Nightmare On Park Street 

Episode 5 of Flash Fiction Series 'Spots of Time'


Master Shakespeare said one was liable for one’s actions, not thoughts. What about intents, you might ask? For don’t they resemble actions in being fixated on a target? But the Master reassures you: intents are but thoughts. The Duke is pardoned on this logic, although he not only had lustful designs on Isabella; he had meant to execute them as well. 

The Master’s blanket pardon to thoughts will not, however, hold in today’s ‘me too’ inspired culture which is on a hunt for micro-cheaters. The term covers a wide range, from self-pleasuring to visual rape, not to mention watching pornography. 

Subrat would have been in the dock today. But the incident that had brought him perilously close to the Duke had happened more than 30 years ago. So his alibi had to be the clean chit that the Master gave to thoughts.  


As if in a wish fulfilling act, the scene of Subrat’s ignominy was Calcutta. Subrat had grown up on a steady diet of wild and alluring aphrodisiacs about Calcutta’s flesh pots, especially the seductive Sonagacchi where beauteous forms, gorgeously bedecked, beckoned from doorways. In their boyhood days in Baripada Subrat lapped up the exploits of their hero Siba, the big bad boy, wastrel and neighbourhood vigilante, all rolled in one. Siba had left studies to romance the forbidden pleasures. This had made him the idol. 

Siba recounted his Sonagacchi experience in the school playground from time to time. 

“Ikdi aai, the beauties would say, standing in the doorway. But if you went inside at their tantalizing ‘come here’ signal, you’re finished. This happened to Putu. You know Putu, good name Amar – poor guy is dead now. He went in. When he came out, he was stripped to his trunks. They took away everything.”

“So how do you hold off on going in?” we asked.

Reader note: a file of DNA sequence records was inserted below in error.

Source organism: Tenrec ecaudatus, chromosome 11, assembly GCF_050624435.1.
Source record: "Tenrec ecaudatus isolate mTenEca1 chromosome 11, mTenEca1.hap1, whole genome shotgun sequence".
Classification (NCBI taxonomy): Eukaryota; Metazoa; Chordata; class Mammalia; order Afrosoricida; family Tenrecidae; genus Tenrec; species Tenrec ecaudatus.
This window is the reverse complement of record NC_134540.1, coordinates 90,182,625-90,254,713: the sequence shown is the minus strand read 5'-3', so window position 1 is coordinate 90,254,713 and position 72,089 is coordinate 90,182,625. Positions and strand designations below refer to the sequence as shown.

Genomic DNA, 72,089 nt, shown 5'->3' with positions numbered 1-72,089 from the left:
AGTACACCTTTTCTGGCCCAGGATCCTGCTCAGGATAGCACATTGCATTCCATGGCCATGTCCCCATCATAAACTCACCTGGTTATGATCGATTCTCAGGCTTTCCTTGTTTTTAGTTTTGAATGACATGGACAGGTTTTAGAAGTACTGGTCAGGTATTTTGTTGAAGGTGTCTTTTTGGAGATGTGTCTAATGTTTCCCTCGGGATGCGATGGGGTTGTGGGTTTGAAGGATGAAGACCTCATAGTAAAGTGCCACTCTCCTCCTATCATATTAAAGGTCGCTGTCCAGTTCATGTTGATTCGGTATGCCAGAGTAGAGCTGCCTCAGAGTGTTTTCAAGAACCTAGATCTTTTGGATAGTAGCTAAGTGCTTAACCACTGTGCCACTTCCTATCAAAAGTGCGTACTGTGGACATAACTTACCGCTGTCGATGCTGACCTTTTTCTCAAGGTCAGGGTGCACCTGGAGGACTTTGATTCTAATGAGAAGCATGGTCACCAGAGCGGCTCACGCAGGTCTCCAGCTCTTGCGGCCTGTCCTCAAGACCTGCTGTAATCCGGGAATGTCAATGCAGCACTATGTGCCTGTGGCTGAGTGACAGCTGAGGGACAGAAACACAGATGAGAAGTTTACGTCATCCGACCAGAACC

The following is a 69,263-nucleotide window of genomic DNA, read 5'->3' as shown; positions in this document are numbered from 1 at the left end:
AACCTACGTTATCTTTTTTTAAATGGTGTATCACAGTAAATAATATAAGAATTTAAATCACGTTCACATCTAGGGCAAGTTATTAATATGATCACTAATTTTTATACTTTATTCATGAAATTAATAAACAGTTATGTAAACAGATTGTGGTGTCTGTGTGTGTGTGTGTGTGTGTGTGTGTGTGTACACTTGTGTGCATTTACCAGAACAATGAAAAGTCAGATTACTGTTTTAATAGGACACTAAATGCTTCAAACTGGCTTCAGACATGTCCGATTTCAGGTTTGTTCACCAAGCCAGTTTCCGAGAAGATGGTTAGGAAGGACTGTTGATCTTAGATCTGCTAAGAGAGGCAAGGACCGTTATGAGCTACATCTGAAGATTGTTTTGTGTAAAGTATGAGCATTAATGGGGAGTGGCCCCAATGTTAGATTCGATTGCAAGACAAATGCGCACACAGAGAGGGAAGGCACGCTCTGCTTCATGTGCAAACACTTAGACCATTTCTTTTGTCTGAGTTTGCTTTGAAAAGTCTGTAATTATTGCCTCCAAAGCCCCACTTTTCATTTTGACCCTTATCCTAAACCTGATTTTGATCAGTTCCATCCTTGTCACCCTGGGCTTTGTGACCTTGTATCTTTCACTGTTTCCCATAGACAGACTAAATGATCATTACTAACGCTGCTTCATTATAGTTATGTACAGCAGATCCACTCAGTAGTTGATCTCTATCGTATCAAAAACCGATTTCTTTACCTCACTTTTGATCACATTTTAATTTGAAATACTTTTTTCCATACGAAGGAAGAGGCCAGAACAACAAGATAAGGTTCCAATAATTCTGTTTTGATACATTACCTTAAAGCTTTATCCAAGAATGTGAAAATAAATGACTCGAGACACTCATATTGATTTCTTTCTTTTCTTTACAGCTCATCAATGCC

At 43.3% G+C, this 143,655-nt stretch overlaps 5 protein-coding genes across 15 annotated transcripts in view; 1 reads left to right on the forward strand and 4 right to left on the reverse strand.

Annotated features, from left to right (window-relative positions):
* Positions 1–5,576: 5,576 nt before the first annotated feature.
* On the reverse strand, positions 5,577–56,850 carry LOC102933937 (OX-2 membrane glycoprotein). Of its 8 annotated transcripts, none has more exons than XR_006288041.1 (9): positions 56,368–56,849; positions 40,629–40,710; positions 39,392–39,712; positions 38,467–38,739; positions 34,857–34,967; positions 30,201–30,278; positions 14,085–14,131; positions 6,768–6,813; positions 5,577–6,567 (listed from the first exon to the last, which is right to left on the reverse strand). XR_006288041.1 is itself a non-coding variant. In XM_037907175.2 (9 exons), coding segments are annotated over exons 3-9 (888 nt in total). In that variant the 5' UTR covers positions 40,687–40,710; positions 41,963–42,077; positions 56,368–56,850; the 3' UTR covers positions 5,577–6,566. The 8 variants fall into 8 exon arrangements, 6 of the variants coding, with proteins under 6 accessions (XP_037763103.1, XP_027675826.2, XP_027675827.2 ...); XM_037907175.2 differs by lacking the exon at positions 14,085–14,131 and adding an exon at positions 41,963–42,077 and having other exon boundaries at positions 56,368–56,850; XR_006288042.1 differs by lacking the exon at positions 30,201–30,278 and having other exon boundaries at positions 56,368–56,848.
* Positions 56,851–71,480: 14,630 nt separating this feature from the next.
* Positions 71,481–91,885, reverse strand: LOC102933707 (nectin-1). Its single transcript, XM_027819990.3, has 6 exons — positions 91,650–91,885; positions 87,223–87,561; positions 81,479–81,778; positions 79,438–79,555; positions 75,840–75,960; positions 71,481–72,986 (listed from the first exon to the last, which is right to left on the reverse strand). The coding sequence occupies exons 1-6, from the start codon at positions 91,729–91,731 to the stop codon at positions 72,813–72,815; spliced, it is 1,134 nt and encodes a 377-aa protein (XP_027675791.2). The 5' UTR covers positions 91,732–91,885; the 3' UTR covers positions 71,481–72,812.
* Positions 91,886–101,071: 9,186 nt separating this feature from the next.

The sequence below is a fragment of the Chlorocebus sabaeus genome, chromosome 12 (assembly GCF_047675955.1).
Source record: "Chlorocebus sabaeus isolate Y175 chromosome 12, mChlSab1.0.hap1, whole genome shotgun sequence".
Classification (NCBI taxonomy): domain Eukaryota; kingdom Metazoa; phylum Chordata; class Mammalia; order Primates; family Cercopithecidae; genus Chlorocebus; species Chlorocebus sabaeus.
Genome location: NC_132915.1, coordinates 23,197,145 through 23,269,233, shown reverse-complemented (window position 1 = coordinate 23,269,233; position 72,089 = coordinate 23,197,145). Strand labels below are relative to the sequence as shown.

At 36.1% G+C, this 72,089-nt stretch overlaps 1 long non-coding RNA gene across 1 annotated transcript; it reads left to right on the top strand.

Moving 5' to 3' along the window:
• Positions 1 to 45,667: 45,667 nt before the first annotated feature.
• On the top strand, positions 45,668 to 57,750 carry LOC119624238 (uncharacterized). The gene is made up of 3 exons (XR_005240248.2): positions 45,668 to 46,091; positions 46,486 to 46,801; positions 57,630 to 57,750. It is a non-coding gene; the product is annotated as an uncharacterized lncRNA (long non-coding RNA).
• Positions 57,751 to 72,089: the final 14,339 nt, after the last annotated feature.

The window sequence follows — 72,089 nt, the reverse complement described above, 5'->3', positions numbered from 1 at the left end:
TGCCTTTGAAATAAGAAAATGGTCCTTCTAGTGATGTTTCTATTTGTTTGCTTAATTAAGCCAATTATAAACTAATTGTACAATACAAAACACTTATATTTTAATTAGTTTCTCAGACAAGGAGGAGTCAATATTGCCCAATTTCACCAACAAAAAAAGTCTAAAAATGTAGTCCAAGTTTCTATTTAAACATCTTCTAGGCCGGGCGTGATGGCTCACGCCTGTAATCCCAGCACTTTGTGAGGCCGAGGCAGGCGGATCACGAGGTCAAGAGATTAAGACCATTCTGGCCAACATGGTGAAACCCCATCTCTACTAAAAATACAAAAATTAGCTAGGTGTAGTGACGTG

“Dabu ledu – no money. Say this and walk straight on without stopping. It’s a feast for the eyes only, boys.” Siba said with a mischievous wink. 

When time came for Subrat’s hazardous brush with this risqué side of Calcutta – and that was a good fifteen years after the playground talk – the ‘open sesame’ formula eluded Subrat, like it did Alibaba’s brother inside the cave.


Subrat was in Berhampur for the Easter break. It was a very short visit. He had followed closely on the heels of Swarnima and Anisha after they left England permanently in January 1988. His return ticket to London was from Calcutta. It made sense, therefore, to go to Baripada, spend a couple of days in his ancestral home and then travel to Calcutta from there. He took an early morning bus on an April day.


Clearly Subrat’s karma was out of balance. Despite it being a week day, it was a bank holiday. He learned this only after reaching the Panjab National Bank office on the 8th floor of APPEJAY House on Park Street. His plan of spending a few hours with his friend’s elder brother backfired. He came down in the elevator and walked out on to the pavement. It was too early to go to the airport. He lingered on the pavement, pacing about aimlessly. 

A thin, dark and wiry boy in his late teens loitered on the pavement. He had some wares spread in one place. Park Street didn’t have its usual electrifying rush. The boy asked him when he passed in front if he was after something. Just looking, he said.